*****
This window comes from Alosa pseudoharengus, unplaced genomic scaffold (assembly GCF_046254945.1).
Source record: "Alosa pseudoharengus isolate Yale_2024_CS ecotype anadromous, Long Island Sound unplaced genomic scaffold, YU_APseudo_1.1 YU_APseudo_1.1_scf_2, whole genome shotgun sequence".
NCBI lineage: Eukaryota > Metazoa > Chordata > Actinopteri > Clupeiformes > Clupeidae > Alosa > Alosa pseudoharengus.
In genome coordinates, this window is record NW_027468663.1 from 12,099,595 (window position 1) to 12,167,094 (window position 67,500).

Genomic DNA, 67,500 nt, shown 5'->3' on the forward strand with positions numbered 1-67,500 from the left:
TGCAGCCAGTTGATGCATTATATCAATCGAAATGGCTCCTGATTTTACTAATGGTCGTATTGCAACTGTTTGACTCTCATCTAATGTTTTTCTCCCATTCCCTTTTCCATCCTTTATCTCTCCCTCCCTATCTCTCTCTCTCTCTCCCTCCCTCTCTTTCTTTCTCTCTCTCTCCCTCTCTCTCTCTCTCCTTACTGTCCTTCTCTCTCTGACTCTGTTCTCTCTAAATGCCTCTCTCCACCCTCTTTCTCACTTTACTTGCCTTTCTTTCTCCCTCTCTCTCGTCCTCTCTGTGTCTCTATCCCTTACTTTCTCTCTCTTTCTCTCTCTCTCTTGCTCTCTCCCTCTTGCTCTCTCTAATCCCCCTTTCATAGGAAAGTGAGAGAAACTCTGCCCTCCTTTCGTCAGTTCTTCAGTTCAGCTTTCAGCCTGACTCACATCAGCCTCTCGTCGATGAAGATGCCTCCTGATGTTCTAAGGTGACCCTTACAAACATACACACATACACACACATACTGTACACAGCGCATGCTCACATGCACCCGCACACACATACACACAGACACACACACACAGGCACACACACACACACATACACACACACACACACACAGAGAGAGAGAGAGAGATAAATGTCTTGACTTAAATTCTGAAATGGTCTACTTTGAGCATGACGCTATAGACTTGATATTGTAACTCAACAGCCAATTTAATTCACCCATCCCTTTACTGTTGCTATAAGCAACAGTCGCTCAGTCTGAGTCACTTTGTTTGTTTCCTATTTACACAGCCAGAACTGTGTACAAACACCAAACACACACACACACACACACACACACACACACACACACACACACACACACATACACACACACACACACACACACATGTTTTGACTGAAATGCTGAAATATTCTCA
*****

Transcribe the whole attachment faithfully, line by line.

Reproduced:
This window comes from Alosa pseudoharengus, unplaced genomic scaffold (assembly GCF_046254945.1).
Source record: "Alosa pseudoharengus isolate Yale_2024_CS ecotype anadromous, Long Island Sound unplaced genomic scaffold, YU_APseudo_1.1 YU_APseudo_1.1_scf_2, whole genome shotgun sequence".
NCBI lineage: Eukaryota > Metazoa > Chordata > Actinopteri > Clupeiformes > Clupeidae > Alosa > Alosa pseudoharengus.
In genome coordinates, this window is record NW_027468663.1 from 12,099,595 (window position 1) to 12,167,094 (window position 67,500).

Genomic DNA, 67,500 nt, shown 5'->3' on the forward strand with positions numbered 1-67,500 from the left:
TGCAGCCAGTTGATGCATTATATCAATCGAAATGGCTCCTGATTTTACTAATGGTCGTATTGCAACTGTTTGACTCTCATCTAATGTTTTTCTCCCATTCCCTTTTCCATCCTTTATCTCTCCCTCCCTATCTCTCTCTCTCTCTCCCTCCCTCTCTTTCTTTCTCTCTCTCTCCCTCTCTCTCTCTCTCCTTACTGTCCTTCTCTCTCTGACTCTGTTCTCTCTAAATGCCTCTCTCCACCCTCTTTCTCACTTTACTTGCCTTTCTTTCTCCCTCTCTCTCGTCCTCTCTGTGTCTCTATCCCTTACTTTCTCTCTCTTTCTCTCTCTCTCTTGCTCTCTCCCTCTTGCTCTCTCTAATCCCCCTTTCATAGGAAAGTGAGAGAAACTCTGCCCTCCTTTCGTCAGTTCTTCAGTTCAGCTTTCAGCCTGACTCACATCAGCCTCTCGTCGATGAAGATGCCTCCTGATGTTCTAAGGTGACCCTTACAAACATACACACATACACACACATACTGTACACAGCGCATGCTCACATGCACCCGCACACACATACACACAGACACACACACACAGGCACACACACACACACATACACACACACACACACACAGAGAGAGAGAGAGAGATAAATGTCTTGACTTAAATTCTGAAATGGTCTACTTTGAGCATGACGCTATAGACTTGATATTGTAACTCAACAGCCAATTTAATTCACCCATCCCTTTACTGTTGCTATAAGCAACAGTCGCTCAGTCTGAGTCACTTTGTTTGTTTCCTATTTACACAGCCAGAACTGTGTACAAACACCAAACACACACACACACACACACACACACACACACACACACACACACACACACATACACACACACACACACACACACATGTTTTGACTGAAATGCTGAAATATTCTCA